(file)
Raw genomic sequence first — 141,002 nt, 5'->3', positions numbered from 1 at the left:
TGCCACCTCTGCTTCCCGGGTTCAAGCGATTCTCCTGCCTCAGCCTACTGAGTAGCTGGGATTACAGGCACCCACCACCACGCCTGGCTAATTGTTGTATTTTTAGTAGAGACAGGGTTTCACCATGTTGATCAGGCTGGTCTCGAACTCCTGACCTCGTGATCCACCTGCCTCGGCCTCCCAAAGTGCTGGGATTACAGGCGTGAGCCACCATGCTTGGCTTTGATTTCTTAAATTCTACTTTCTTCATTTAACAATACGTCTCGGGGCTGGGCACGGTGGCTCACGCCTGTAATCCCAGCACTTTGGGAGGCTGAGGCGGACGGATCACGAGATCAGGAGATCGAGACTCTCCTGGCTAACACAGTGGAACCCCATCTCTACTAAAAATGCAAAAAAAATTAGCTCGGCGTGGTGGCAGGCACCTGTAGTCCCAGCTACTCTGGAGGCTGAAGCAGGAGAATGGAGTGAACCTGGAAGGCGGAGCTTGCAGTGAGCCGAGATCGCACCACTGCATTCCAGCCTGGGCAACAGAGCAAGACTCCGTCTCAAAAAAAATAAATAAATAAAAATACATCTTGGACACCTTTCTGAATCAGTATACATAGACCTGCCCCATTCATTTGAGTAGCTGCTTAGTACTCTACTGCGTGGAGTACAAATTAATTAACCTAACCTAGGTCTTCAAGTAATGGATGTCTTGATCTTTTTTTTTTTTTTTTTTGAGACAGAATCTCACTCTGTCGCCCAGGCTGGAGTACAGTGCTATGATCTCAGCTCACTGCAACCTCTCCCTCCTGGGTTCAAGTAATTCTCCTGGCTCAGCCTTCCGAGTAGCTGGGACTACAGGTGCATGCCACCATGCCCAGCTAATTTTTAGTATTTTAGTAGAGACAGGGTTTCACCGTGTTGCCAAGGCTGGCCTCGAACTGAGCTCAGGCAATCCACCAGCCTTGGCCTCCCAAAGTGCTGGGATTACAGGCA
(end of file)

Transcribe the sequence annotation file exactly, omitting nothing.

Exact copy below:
Raw genomic sequence first — 141,002 nt, 5'->3', positions numbered from 1 at the left:
TGCCACCTCTGCTTCCCGGGTTCAAGCGATTCTCCTGCCTCAGCCTACTGAGTAGCTGGGATTACAGGCACCCACCACCACGCCTGGCTAATTGTTGTATTTTTAGTAGAGACAGGGTTTCACCATGTTGATCAGGCTGGTCTCGAACTCCTGACCTCGTGATCCACCTGCCTCGGCCTCCCAAAGTGCTGGGATTACAGGCGTGAGCCACCATGCTTGGCTTTGATTTCTTAAATTCTACTTTCTTCATTTAACAATACGTCTCGGGGCTGGGCACGGTGGCTCACGCCTGTAATCCCAGCACTTTGGGAGGCTGAGGCGGACGGATCACGAGATCAGGAGATCGAGACTCTCCTGGCTAACACAGTGGAACCCCATCTCTACTAAAAATGCAAAAAAAATTAGCTCGGCGTGGTGGCAGGCACCTGTAGTCCCAGCTACTCTGGAGGCTGAAGCAGGAGAATGGAGTGAACCTGGAAGGCGGAGCTTGCAGTGAGCCGAGATCGCACCACTGCATTCCAGCCTGGGCAACAGAGCAAGACTCCGTCTCAAAAAAAATAAATAAATAAAAATACATCTTGGACACCTTTCTGAATCAGTATACATAGACCTGCCCCATTCATTTGAGTAGCTGCTTAGTACTCTACTGCGTGGAGTACAAATTAATTAACCTAACCTAGGTCTTCAAGTAATGGATGTCTTGATCTTTTTTTTTTTTTTTTTTGAGACAGAATCTCACTCTGTCGCCCAGGCTGGAGTACAGTGCTATGATCTCAGCTCACTGCAACCTCTCCCTCCTGGGTTCAAGTAATTCTCCTGGCTCAGCCTTCCGAGTAGCTGGGACTACAGGTGCATGCCACCATGCCCAGCTAATTTTTAGTATTTTAGTAGAGACAGGGTTTCACCGTGTTGCCAAGGCTGGCCTCGAACTGAGCTCAGGCAATCCACCAGCCTTGGCCTCCCAAAGTGCTGGGATTACAGGCA